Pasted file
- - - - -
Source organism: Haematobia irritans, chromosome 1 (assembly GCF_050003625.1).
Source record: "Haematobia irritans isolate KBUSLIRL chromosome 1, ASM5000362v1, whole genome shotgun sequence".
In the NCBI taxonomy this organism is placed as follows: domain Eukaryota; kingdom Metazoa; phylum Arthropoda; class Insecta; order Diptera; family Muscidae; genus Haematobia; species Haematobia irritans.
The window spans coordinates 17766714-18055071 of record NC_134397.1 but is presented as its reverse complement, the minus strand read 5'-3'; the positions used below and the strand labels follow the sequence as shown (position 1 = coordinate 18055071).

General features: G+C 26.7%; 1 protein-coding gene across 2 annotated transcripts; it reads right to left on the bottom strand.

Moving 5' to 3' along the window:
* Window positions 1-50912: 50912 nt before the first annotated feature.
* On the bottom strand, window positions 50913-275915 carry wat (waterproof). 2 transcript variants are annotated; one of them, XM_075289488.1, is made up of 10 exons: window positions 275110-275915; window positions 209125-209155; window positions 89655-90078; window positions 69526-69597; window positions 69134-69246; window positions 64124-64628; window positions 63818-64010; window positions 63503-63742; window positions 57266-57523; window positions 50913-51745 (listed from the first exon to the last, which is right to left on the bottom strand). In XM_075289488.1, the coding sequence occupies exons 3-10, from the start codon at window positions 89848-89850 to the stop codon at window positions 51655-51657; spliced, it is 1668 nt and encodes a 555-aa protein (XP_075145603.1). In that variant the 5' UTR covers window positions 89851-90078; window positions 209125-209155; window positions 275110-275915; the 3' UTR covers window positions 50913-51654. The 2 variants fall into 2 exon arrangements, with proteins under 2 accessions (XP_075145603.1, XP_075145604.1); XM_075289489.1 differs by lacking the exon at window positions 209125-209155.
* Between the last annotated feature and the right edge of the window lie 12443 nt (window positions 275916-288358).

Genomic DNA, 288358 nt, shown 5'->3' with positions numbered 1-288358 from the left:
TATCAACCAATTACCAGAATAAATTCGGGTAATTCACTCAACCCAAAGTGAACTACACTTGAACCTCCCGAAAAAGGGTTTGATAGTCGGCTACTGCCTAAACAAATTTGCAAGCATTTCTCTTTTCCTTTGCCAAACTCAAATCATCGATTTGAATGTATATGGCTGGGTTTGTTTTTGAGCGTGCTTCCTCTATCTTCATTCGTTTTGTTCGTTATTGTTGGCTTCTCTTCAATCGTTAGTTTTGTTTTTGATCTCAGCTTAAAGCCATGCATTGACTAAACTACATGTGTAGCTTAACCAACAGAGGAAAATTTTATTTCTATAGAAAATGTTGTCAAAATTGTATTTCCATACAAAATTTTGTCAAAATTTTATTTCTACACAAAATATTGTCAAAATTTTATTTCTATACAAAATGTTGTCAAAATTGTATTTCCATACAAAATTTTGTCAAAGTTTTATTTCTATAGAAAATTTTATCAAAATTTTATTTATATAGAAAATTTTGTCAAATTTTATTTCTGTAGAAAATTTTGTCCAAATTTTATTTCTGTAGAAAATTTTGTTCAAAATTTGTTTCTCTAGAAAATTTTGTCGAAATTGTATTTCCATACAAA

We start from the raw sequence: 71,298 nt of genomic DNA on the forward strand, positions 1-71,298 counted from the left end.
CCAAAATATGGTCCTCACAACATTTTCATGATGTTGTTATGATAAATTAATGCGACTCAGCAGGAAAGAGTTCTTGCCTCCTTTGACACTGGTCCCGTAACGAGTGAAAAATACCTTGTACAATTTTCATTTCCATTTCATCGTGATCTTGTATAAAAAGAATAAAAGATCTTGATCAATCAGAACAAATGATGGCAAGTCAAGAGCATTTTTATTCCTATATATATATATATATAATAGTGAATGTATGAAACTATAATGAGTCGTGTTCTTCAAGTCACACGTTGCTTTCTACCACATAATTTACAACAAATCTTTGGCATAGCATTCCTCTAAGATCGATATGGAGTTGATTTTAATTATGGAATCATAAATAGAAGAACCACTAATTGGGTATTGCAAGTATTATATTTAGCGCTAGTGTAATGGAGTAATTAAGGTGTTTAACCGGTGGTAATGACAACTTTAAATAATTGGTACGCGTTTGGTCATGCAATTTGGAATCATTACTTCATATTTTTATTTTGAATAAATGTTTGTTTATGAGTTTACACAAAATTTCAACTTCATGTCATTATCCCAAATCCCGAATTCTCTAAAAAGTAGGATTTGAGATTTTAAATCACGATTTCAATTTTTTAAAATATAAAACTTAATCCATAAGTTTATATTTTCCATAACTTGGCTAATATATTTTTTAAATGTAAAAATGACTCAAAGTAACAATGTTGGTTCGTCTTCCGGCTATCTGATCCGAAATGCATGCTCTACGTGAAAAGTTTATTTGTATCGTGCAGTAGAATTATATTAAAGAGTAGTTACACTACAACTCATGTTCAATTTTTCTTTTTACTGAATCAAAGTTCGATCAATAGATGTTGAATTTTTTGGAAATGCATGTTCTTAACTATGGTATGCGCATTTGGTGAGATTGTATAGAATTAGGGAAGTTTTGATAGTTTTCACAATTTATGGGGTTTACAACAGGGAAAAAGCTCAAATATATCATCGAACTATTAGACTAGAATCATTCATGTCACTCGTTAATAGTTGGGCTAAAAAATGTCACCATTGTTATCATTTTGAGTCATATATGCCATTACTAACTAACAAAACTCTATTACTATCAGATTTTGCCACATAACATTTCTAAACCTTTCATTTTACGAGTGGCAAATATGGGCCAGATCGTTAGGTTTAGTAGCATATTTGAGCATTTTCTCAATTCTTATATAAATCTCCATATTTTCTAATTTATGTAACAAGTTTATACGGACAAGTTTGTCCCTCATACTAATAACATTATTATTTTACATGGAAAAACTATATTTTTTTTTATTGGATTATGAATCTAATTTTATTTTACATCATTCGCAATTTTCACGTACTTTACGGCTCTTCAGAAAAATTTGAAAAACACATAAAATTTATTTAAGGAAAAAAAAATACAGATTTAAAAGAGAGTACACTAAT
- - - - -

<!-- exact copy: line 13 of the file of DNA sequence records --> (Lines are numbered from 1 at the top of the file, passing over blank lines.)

CCAAAATATGGTCCTCACAACATTTTCATGATGTTGTTATGATAAATTAATGCGACTCAGCAGGAAAGAGTTCTTGCCTCCTTTGACACTGGTCCCGTAACGAGTGAAAAATACCTTGTACAATTTTCATTTCCATTTCATCGTGATCTTGTATAAAAAGAATAAAAGATCTTGATCAATCAGAACAAATGATGGCAAGTCAAGAGCATTTTTATTCCTATATATATATATATATAATAGTGAATGTATGAAACTATAATGAGTCGTGTTCTTCAAGTCACACGTTGCTTTCTACCACATAATTTACAACAAATCTTTGGCATAGCATTCCTCTAAGATCGATATGGAGTTGATTTTAATTATGGAATCATAAATAGAAGAACCACTAATTGGGTATTGCAAGTATTATATTTAGCGCTAGTGTAATGGAGTAATTAAGGTGTTTAACCGGTGGTAATGACAACTTTAAATAATTGGTACGCGTTTGGTCATGCAATTTGGAATCATTACTTCATATTTTTATTTTGAATAAATGTTTGTTTATGAGTTTACACAAAATTTCAACTTCATGTCATTATCCCAAATCCCGAATTCTCTAAAAAGTAGGATTTGAGATTTTAAATCACGATTTCAATTTTTTAAAATATAAAACTTAATCCATAAGTTTATATTTTCCATAACTTGGCTAATATATTTTTTAAATGTAAAAATGACTCAAAGTAACAATGTTGGTTCGTCTTCCGGCTATCTGATCCGAAATGCATGCTCTACGTGAAAAGTTTATTTGTATCGTGCAGTAGAATTATATTAAAGAGTAGTTACACTACAACTCATGTTCAATTTTTCTTTTTACTGAATCAAAGTTCGATCAATAGATGTTGAATTTTTTGGAAATGCATGTTCTTAACTATGGTATGCGCATTTGGTGAGATTGTATAGAATTAGGGAAGTTTTGATAGTTTTCACAATTTATGGGGTTTACAACAGGGAAAAAGCTCAAATATATCATCGAACTATTAGACTAGAATCATTCATGTCACTCGTTAATAGTTGGGCTAAAAAATGTCACCATTGTTATCATTTTGAGTCATATATGCCATTACTAACTAACAAAACTCTATTACTATCAGATTTTGCCACATAACATTTCTAAACCTTTCATTTTACGAGTGGCAAATATGGGCCAGATCGTTAGGTTTAGTAGCATATTTGAGCATTTTCTCAATTCTTATATAAATCTCCATATTTTCTAATTTATGTAACAAGTTTATACGGACAAGTTTGTCCCTCATACTAATAACATTATTATTTTACATGGAAAAACTATATTTTTTTTTATTGGATTATGAATCTAATTTTATTTTACATCATTCGCAATTTTCACGTACTTTACGGCTCTTCAGAAAAATTTGAAAAACACATAAAATTTATTTAAGGAAAAAAAAATACAGATTTAAAAGAGAGTACACTAAT